A new study in Preventative Medicine examines the effects of changes to permit-to-purchase handgun laws in Connecticut and Missouri.
On Friday, August 14, 2015, from 2:00 p.m. - 3:00 p.m. Eastern Time, ICRC-S presented "Exploring the Impact of Suicide Prevention Research in Social Media."
Please watch the archive for “Exploring the Impact of Suicide Prevention Research in Criminal Justice Systems."
The current study is based on the hypothesis that alcohol-involved suicide attempts are characterized by lower premeditation and intent, but only when the use of alcohol is not motivated by the desire to facilitate the attempt.
Veterans are believed to be at high risk of suicide. However, research comparing suicide rates between veterans and nonveterans is limited.
Significant health disparities exist among socioeconomically disadvantaged women who experience elevated rates of depression.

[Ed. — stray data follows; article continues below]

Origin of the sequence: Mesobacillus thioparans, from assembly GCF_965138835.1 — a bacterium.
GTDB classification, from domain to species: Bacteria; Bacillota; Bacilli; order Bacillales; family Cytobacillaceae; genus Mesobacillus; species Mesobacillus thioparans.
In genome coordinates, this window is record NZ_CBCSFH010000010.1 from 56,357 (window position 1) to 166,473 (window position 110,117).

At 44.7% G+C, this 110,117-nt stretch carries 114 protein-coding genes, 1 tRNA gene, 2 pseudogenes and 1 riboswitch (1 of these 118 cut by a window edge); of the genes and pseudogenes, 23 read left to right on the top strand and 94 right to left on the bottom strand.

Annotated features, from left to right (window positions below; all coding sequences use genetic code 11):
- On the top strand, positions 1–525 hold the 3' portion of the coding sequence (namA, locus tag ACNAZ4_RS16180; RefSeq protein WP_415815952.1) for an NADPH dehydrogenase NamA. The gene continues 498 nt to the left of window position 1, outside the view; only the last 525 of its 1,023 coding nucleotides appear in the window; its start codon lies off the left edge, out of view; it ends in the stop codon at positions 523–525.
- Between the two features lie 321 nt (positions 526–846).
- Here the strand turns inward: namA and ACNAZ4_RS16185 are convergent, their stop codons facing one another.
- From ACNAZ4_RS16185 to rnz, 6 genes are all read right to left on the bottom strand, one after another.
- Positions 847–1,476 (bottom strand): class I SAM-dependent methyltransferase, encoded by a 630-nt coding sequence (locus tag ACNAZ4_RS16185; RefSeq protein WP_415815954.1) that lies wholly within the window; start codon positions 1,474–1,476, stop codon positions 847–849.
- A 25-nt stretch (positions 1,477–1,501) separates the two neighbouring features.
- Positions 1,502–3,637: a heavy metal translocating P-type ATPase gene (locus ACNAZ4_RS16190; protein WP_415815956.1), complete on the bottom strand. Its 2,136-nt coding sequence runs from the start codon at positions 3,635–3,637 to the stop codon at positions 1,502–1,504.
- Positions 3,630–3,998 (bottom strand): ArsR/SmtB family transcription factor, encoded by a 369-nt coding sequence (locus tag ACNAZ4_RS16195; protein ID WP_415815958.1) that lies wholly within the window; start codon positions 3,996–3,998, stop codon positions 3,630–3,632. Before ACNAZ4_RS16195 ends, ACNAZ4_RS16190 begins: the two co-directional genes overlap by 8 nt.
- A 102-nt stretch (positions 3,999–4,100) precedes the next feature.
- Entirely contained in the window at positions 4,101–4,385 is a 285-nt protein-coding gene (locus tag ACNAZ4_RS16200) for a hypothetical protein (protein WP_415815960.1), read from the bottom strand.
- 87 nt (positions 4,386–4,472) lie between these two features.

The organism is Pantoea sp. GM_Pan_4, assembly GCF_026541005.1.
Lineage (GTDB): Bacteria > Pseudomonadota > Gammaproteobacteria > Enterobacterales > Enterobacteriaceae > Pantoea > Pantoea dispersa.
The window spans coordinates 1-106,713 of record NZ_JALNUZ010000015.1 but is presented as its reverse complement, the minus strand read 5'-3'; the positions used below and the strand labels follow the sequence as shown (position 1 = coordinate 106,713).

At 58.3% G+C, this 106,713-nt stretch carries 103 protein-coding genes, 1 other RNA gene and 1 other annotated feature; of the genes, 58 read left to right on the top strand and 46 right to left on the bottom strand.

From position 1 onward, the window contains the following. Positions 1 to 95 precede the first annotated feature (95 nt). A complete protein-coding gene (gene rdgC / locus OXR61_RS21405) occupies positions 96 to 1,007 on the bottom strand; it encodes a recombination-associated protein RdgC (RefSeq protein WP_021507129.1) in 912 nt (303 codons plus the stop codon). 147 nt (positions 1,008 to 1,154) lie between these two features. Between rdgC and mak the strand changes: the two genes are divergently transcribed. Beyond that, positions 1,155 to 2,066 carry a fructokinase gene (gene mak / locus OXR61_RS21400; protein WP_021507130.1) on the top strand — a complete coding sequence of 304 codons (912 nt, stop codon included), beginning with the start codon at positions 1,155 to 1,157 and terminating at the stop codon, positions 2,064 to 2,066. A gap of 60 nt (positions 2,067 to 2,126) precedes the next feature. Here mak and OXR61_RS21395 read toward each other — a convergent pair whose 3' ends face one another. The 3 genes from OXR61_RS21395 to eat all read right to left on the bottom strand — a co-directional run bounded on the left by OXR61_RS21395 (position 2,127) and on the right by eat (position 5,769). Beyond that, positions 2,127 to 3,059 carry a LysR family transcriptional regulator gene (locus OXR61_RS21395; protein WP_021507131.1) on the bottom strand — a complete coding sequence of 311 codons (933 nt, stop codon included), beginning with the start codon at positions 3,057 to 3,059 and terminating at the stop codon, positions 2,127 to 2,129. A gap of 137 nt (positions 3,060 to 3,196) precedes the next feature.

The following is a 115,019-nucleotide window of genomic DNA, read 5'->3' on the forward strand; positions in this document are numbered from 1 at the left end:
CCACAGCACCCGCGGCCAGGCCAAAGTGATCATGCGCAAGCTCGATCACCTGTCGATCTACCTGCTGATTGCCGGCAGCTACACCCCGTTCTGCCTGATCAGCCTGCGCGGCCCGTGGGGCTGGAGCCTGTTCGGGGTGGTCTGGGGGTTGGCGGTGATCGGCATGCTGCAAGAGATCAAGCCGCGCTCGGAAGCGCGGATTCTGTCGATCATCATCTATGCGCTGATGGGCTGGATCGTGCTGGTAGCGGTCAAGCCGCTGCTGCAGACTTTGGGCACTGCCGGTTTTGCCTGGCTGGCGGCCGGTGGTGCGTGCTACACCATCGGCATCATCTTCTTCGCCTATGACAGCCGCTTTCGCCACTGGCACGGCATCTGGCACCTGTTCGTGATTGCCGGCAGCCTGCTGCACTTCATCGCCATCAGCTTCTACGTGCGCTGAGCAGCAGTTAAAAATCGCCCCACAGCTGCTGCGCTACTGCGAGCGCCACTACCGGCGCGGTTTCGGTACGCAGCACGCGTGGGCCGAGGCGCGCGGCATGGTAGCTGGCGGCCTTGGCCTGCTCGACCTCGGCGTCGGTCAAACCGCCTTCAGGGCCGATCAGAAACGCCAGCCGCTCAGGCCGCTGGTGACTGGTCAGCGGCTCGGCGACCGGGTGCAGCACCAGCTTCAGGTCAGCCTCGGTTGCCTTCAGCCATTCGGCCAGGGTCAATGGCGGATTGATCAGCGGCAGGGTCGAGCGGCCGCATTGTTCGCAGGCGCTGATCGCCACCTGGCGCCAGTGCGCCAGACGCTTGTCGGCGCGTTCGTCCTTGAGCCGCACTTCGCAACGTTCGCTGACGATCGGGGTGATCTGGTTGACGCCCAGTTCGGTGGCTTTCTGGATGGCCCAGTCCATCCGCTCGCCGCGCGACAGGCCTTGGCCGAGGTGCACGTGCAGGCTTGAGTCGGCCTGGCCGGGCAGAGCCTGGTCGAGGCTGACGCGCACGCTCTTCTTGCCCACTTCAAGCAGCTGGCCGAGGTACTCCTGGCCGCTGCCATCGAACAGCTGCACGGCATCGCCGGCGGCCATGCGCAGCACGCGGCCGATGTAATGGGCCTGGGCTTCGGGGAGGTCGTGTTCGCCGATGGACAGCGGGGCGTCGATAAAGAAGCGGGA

The suicide rate among black children has nearly doubled since the early 1990s, while the rate for white children has declined.
On Tuesday, May 19, 2015, 2:00 p.m. - 3:00 p.m. Eastern Time the ICRC-S hosted the webinar for "Exploring the Impact of Suicide Prevention Research in Faith-Based Communities".
In recent years, the rising rate of suicides by military personnel has generated concern among policymakers, military leaders, and the public at large.
Archives for ICRC-S's webinars are available on our Webinars page.
Any opinions, findings, and conclusions or recommendations expressed in this material are those of the author(s) and do not necessarily reflect the views of the CDC.
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